By allowing ads to appear on this site, you support the local businesses who, in turn, support great journalism.
The ridership fallacy of Californias high speed rail
dennis Wyatt web
Dennis Wyatt

California is not Europe. Nor is the Golden State Japan.

It is why the high-speed 1-2 punch being served up by the California High Speed Rail and Xpress West projects are a very expensive punchline to tunnel vision.

High-speed rail in California was borne out of the belief you can essentially make it work based on business travel primarily between San Francisco and Los Angeles. Xpress West is even more myopic. It is predicated on one market - moving gamblers between Southern California and Las Vegas.

Japan's high-speed rail is essentially commuter driven. Europe it is a combination of business and leisure travel. From that aspect, the two California speed rail endeavors are no different. However, you can run all of the economic and environmental data you can to justify either project but you can't gloss over the cultural and lifestyle differences tied to the car.

It's something you can't dismiss by arguing that Americans need to be weaned off their cars.

It might be practical in places like San Francisco where there is high density population, solid ground public transportation, and virtually everything you need during the course of a day plus for entertainment or recreation at night or on a weekend is literally within just a few miles.

Lifestyle for the vast majority is predicated on the car. The suburbanization of California will not be reversed by a few rather expensive train lines that run from point A to point B and nowhere else. Most Californians need a car to get to work, to shop, to access entertainment and even to get to school. The reason is simple. Most work in jobs that aren't just a few miles away, hitting a Costco for the bulk of your food items is a heck of a lot cheaper than doing basic grocery shopping at your neighborhood 7-Eleven, and those accessing higher education beyond high school have to do so at campuses fairly far away. Sure you can take a bus to Delta College but if you need to be working at least part-time it becomes extremely problematic since time becomes a factor.

What does this have to do with high-speed rail? Plenty.

Unlike the higher paid bureaucrats, the professors pulling down strong six-figure salaries, the politicians, and Internet-era elitists that become millionaires off of stock options the vast majority of Californians struggle to make ends meet. Among those struggles is making sure they have a vehicle or vehicles in order to function.

They look at a $100 one-way ticket between San Francisco and Los Angeles differently than those that don't live in a suburb, small town or even a fair-sized cities that are more sprawl than anything else. How they view it is important because at the end of the day the high-speed rail ridership projections call for a lot more than just business travelers to jump on board.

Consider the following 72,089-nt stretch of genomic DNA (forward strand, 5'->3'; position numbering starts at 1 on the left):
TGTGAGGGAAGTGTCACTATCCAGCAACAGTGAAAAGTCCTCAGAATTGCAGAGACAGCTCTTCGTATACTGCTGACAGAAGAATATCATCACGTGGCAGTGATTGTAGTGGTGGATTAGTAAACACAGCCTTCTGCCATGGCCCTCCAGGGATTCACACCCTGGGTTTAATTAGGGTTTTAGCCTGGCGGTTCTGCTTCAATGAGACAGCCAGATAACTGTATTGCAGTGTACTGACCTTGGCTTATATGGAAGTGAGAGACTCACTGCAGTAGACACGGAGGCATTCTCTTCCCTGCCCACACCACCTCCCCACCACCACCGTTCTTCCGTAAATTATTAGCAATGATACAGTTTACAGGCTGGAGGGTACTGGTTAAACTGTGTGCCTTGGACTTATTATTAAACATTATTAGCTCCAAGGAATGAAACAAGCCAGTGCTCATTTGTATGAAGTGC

That 386-mile ride between the downtowns of San Francisco and LA may take five hours and 44 minutes but there is more at stake than just time - its money.

Most Californians have to have a car to function. If they have a payment, it is a set monthly expense. They see the cost of that trip in terms of gas and not depreciation, wear and tear, or maintenance costs. If they get 25 miles per gallon on the highway and gas is $3 a gallon, that round-trip is just under $96 compared to $200 by train.

High rail boosters will quickly point out the real cost is closer to a wash once depreciation and such is factored in plus time has value.

But what they don't tell you is how the price drops significantly when there are two or more people in a car. It will still cost $96 round trip in gas to get three people from LA to SF but if they go by high-speed rail the tab balloons to $600.

Then there is the question of getting to the station. Taking taxi cab or Uber in San Francisco will cost $45 while BART is a little over $8.

Use your car all the way and you don't have to load, unload, load, unload, and then load luggage going in each direction to and from your home. You also don't have to worry about ground transportation - rental, Lyft, taxis or LA's relatively poor excuse for public bus service for a major urban area - once you get there. That all, of course, costs extra.

And no matter how they market it, a car is still "quicker."

If that sounds like sheer lunacy, perception is reality.

A business traveler may grab a briefcase, hail a cab, and get dropped off literally a thousand feet or so from the train platform.

Pleasure travelers have to find a parking space, carry their luggage, have it go through airport-style security checks and perhaps wait 30 minutes or so for a train. Then they have to do the procedure in reverse and find transportation at the other end.

The Xpress West is even more absurd. They expect people impatient to lose their money gambling to drive from Los Angeles, park in a massive lot and then travel 185 miles from Victorville to Sin City. It would cut the actual travel time in almost half to 80 minutes for $100 a round trip. Using the same mileage and gas formula its $96 for gas versus $100 by rail. It sounds like a bargain timewise assuming you don't need to have a lot of mobility vehicle in Las Vegas. But unless the train has a party train atmosphere how many revelers will opt for it?

This column is the opinion of Dennis Wyatt and does not necessarily represent the opinion of Morris Newspaper Corp. of CA.